T-Tests on Variable Means for Traditional (n=63) and Non-traditional Student Groups (n=47)
Intercorrelations Among Variables in Traditional Student Group
Non-traditional student group data (Table 5) showed the strongest correlation between test anxiety and CIQ (TAITOT, r=.61; Worry r=.55; Emotionality, r=.58). The only other significant correlations noted were between SRO and TAITOT (r=-.33) and SRO and Emotionality (r=-.33). This suggests that students with higher test anxiety, especially related to physiological/affective responses, demonstrated less knowledge of problems related to effective study habits.
Intercorrelations Among Variables in Non-traditional Student Group
Testing of Hypotheses
H1: There is a significant difference between traditional and non-traditional student nurses on the criterion variable of teat anxiety. Data analysis (Table 3) failed to show a significant difference in the two groups on test anxiety or its main components, worry and emotionality. Thus, Hl was rejected, indicating that, for this sample, traditional and non-traditional students did not differ on test anxiety.
H2: There is a significant difference between traditional and non-traditional student nurses in the variables: academic self-concept, cognitive interferences, study and test-taking skills, and grade point average (GPA). Table 3 presents results of the T-tests comparing means of the model variables for both student groups. Only knowledge of effective test-taking skills was significantly different for the two groups. One other variable, CIQ, approached significance with traditional students demonstrating more frequent negative interfering thoughts while taking the mid-term exam.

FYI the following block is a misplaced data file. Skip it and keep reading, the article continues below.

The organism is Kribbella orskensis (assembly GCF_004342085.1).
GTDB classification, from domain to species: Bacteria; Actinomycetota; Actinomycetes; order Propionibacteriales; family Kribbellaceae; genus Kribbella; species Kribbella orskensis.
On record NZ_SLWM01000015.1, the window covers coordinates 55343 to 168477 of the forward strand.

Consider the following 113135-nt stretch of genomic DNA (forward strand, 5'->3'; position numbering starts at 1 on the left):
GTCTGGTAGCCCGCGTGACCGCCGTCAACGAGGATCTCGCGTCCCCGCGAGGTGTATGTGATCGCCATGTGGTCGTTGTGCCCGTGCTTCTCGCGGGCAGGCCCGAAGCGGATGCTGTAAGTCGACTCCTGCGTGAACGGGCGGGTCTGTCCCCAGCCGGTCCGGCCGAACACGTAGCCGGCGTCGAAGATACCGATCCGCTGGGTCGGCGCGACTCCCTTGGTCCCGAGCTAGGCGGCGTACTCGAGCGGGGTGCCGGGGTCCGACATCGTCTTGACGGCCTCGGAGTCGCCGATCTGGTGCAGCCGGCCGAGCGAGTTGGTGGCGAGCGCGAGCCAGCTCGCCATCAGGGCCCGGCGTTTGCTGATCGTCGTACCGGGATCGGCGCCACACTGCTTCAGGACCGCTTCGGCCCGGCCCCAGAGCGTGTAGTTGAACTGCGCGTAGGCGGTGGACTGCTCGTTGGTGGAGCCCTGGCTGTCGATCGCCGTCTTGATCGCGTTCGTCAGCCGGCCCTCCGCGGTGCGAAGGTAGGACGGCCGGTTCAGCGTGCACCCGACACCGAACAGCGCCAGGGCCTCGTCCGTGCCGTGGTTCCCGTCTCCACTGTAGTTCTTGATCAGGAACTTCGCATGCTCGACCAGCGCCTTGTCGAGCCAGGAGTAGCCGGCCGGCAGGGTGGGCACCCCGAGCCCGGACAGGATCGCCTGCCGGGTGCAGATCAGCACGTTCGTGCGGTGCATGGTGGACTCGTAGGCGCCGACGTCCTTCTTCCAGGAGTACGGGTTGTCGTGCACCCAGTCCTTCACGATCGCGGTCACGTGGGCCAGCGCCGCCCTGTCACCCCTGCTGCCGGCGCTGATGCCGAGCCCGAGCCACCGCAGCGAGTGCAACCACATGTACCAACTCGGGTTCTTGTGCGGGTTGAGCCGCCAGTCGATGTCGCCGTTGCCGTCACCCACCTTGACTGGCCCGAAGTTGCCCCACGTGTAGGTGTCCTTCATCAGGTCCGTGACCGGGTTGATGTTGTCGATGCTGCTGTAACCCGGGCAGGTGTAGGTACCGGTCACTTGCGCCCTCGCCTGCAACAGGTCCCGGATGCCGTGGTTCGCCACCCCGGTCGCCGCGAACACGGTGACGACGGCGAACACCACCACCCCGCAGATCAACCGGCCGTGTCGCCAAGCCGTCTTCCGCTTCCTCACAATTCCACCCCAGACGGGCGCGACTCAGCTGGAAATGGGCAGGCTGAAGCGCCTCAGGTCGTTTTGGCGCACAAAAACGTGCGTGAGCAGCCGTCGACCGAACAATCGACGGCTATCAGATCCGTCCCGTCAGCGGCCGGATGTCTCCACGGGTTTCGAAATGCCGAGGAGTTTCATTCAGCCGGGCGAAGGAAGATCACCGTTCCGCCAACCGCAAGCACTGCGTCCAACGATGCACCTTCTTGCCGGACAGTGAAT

H3: The relationship between test anxiety and each of the model variables will differ significantly between traditional and non-traditional student nurses. The correlations of all variables for each student group were used to obtain the z-scores (refer to Tables 3 and 4). Examination of the z-scores, shown in Table 6, reveal that two correlations were significantly different for the two groups: 1) academic self-concept and knowledge of methods for effective time management and study organization (SSO) and 2) academic self-concept and worry. The correlation matrices showed a near zero correlation between academic self-concept and SSO for the traditional group (r=- .023) but a stronger positive correlation for the non-traditional group (r=.26). The traditional group showed a strong negative correlation between academic self-concept and worry (r=-.43), as compared to almost no correlation at all for the non-traditional group (r=-.04).
The lack of difference between the two groups in overall test anxiety is an interesting finding when compared with past assumptions about adult learner capabilities. These assumptions, have suggested that the academic performance of adult undergraduates is inferior to that of young, traditional students, that adults have less self-confidence in their ability to succeed, and demonstrate higher anxiety in testing situations (Kasworm, 1990). This study did not support these assumptions, but found that non-traditional and traditional students are more similar than different in the area of test anxiety and its related components.
The results of this study indicate that differences in test anxiety and its major components can be determined for various student populations. The findings that nontraditional students score significantly higher on knowledge of test-taking skills may be explained by the fact that most non-traditional students are older and have, perhaps, been exposed to more testing situations in which to develop their skills. Life experiences that move an individual into adulthood require development of problemsolving, decision-making, and critical thinking skills. These skills are essential elements of effective test-taking behaviors and are likely to be more highly developed in adult learners.